Wednesday, April 10, 2013

Deni Béchard, Dinaw Mengestu, Yejide Kilanko and our Unforgotten Lands

Deni Béchard
Last night I went to the launch of the French translation of Deni Béchard's Cures for Hunger and it was an all-star Montreal writerly event. Translated by Dominique Fortier, an excellent writer in her own right (Du bon usage des étoiles, among others), Béchard's book caused something of a stir when it came out a year ago. The book traces the history of Béchard's relationship with his father, André, and meditates on the influence the senior Béchard had on his son's entire life.

André Béchard was an assumed identity, and the man had a colorful, criminal, adventurous past, robbing close to 50 banks in Quebec and running from the law. Deni grew up negotiating a fraught relationship with his father (who lived in Vancouver) and his mother (in Virginia) and also inherited a love of adventure from his father. The book is a really beautiful and moving tale of loss and love.

We were very happy that Deni Béchard was in this neighborhood during our Festival because he agreed to host an event on African writing. Anyone who keeps up with Deni's Facebook page will know that the man is always on the move: Afghanistan, Tanzania, the Middle East, so he seemed like a natural choice when we were looking for a host for an event entitled Unforgotten Lands: Writing and Remembering.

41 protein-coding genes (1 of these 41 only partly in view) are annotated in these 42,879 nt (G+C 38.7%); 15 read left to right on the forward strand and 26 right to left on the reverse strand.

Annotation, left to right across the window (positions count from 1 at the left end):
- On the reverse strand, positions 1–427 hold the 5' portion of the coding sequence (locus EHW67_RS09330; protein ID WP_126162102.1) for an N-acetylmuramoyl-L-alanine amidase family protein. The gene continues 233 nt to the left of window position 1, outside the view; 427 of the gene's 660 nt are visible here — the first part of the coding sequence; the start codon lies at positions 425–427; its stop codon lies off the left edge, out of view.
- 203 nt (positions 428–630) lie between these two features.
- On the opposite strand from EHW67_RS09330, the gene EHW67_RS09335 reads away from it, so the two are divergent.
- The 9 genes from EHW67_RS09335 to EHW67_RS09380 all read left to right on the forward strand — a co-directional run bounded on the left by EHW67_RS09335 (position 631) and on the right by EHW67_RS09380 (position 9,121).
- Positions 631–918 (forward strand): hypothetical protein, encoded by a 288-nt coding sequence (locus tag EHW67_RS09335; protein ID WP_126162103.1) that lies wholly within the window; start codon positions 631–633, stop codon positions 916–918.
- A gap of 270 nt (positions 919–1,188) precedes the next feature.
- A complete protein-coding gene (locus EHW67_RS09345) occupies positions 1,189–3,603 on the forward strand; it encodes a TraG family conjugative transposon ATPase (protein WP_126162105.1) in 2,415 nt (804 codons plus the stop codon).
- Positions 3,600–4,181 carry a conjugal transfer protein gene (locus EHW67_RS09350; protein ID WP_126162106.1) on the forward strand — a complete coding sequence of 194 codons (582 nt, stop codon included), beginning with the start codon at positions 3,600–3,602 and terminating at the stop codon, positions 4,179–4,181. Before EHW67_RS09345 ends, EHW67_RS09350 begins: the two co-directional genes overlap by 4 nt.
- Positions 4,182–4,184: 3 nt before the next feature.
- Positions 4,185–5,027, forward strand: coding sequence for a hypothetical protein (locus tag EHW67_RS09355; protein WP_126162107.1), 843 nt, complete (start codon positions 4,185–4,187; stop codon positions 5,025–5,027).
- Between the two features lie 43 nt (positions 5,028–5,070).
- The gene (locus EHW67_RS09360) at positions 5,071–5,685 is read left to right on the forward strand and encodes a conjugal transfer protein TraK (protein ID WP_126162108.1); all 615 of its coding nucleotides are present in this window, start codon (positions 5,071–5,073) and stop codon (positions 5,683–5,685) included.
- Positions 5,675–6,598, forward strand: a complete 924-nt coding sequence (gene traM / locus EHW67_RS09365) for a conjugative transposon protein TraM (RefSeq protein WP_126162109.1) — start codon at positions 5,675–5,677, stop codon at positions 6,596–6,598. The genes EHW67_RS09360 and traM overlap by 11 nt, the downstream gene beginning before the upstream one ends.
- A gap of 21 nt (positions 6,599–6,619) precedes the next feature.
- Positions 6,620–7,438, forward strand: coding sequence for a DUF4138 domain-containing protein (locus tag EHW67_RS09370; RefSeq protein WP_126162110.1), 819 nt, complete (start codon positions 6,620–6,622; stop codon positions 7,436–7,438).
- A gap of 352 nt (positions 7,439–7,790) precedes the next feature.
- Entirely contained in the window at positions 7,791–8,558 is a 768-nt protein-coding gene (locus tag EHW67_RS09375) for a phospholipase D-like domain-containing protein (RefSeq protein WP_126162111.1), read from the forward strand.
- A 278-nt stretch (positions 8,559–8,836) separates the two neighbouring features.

This event is scheduled for Saturday, April 27 at 11:00 a.m. and will be discussion with Dinaw Mengestu and Yejide Kilanko.

Mengestu is an interesting figure: born in Ethiopia, he came to the US when he was 2 years
Dinaw Mengestu
old and his first novel, The Beautiful Things That Heaven Bears, zeros in on an Ethiopian man living in Washington, trying to come to terms with his past and his rootlessness (there's a Ulysses-like quality to the book as the protagonist wanders the city, always on the move, unable to let the past go: in a certain way, it set the stage for Teju Cole's amazing book Open City a few years later). The book got great reviews and Mengestu followed that a few years later with How to Read the Air, a novel that has, according to Montreal writer Miguel Syjuco in the New York Times:

"...forged something meaningful from his cultural perspective. The book lingers in the mind as personal - not in the characters' specifics, but in their frustrated dislocation in the world. Now that the remarkably talented Mengestu has successfully explored these ideas in two books, one looks forward, excitedly, to watching the author's gaze expand to the world beyond his own experience."

(Yes, a slight dig there at the end, but a constructive and hopeful one.)

Mengestu, incidentally, was awarded a MacArthur "Genius" Grant for 2012, one of the most prestigious honors given to a writer (among other professions).

Yejide Kilanko
The other writer involved in the above event is a Canadian-Nigerian novelist called Yejide Kilanko whose book Daughters Who Walk This Path got some good reviews but also some stinging criticism for its portrayal of Nigerian society and, in particular, the role of and violence against women. The book portrays contemporary life in Nigeria, a perspective that for years was uncommon but is now, thankfully, becoming more accepted.

This is a great opportunity to hear three young writers with vastly different backgrounds at early stages in their careers. Tickets to the event, Unforgotten Lands: Writing and Remembering, with Dinaw Mengestu and Yejide Kilanko, hosted by Deni Béchard, are a steal at $10 and can be purchased here.

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